38. The favorite use in the state of New York, WD-40 protects the Statue of Liberty from the elements.
39. WD-40 attracts fish. Spray a little on live bait or lures and you will be catching the big one in no time. Also, it’s a lot cheaper than the chemical attractants that are made for just that purpose. Keep in mind though, using some chemical laced baits or lures for fishing are not allowed in some states.
40. Use it for fire ant bites. It takes the sting away immediately and stops the itch.
41. WD-40 is great for removing crayon from walls. Spray on the mark and wipe with a clean rag.
42. Also, if you’ve discovered that your teenage daughter has washed and dried a tube of lipstick with a load of laundry, saturate the lipstick spots with WD-40 and rewash. Presto! The lipstick is gone!
43. If you sprayed WD-40 on the distributor cap, it would displace the moisture and allow the car to start.

44. Remove the glue under labels on jars.

P.S. The basic ingredient is FISH OIL.

Connecting with employees builds loyalty and trust

Monday, May 30th, 2011

What Your Employees Should Know About You

Connecting with employees builds loyalty and trust.

Thursday, May 26, 2011

Marlin Fludd

What should your employees know about you as a manager? Read on for tips on how to share the right things to motivate and retain your staff.

Your goals – Do you have goals? Have you set yourself up for success?  What are the goals for the organization? What do you expect from yourself?

As leaders, it should be first nature to set goals for the organization, ourselves and our employees; outlining our long and short term goals. Once we have established goals for ourselves, have we shared our goals with our staff? Sharing goals opens up the lines of communication and opportunities; enabling us to gain more knowledge because we’re not thinking alone on the mission, and we’re receiving the greatest feedback – our own personnel in direct contact with our clientele. It also empowers your staff to be an active part of the “Big Picture.”

What good are our goals if we keep them to ourselves? While our goals may be well thought-out and planned, and we may be directing our employees in the right direction, they will be confused if they are not aware of our mission. If you’ve ever been subject to a surprise party, you know the feeling. Out of the blue you’ve been asked, by someone you know and trust, to meet you at a specific location for an unknown reason. You somewhat know the purpose, but still not sure of what the outcome will be, therefore creating confusion along the journey. In this scenario, our employees only know that they’re being led in a direction, not knowing the outcome. In turn, they feel bossed!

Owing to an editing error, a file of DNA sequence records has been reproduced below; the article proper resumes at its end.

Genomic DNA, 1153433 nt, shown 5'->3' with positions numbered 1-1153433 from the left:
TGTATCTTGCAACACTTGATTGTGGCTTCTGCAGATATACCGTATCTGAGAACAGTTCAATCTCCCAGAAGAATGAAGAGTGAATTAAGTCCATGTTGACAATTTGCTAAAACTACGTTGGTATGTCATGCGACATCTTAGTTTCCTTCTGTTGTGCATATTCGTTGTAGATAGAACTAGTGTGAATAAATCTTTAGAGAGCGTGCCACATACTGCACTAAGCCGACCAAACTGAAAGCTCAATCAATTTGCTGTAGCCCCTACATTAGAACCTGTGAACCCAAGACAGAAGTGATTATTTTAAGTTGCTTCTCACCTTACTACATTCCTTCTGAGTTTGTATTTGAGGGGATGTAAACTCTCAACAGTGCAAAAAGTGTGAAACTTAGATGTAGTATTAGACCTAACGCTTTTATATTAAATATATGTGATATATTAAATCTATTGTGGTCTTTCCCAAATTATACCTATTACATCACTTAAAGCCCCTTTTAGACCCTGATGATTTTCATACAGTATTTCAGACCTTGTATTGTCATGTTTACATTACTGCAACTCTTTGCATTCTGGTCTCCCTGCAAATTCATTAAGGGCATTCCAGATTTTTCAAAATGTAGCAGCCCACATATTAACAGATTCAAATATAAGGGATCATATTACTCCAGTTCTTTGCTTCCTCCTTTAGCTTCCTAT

What you expect of them – When we hire, it’s usually because there is a need to fulfill a certain position. Once that position is filled and the employee is trained and happy; we feel we’ve done our job. Yet we often set our employees up for failure by not helping them to grow and develop. We give our employees a broad overview of their role – filing papers, answering phones, checking in guests – but we fail to provide the full details of what we want them to accomplish with each of those tasks: A GOAL! Often, not expressing what is expected leads to the “blind leading the blind,” the collapse in the organization and sometimes the dismissal of a quality employee. Is it fair to enforce disciplinary action when things don’t go as planned in our organizations simply because the leaders omitted sharing what is expected? Don’t let potentially great employees fail because of your own accomplished successes.

That they can trust you – Do you have an open door policy? Do your employees know that they can come to you for ANYTHING, whether it is to discuss personal or job related matters, or simply to vent from the pressures of life? Do you have your employees’ best interest at heart? Did you handle your employees request in a timely manner? It can’t be one-sided because you’re the boss. Can they trust that you will not expose their business to other employees or make fun of their thoughts?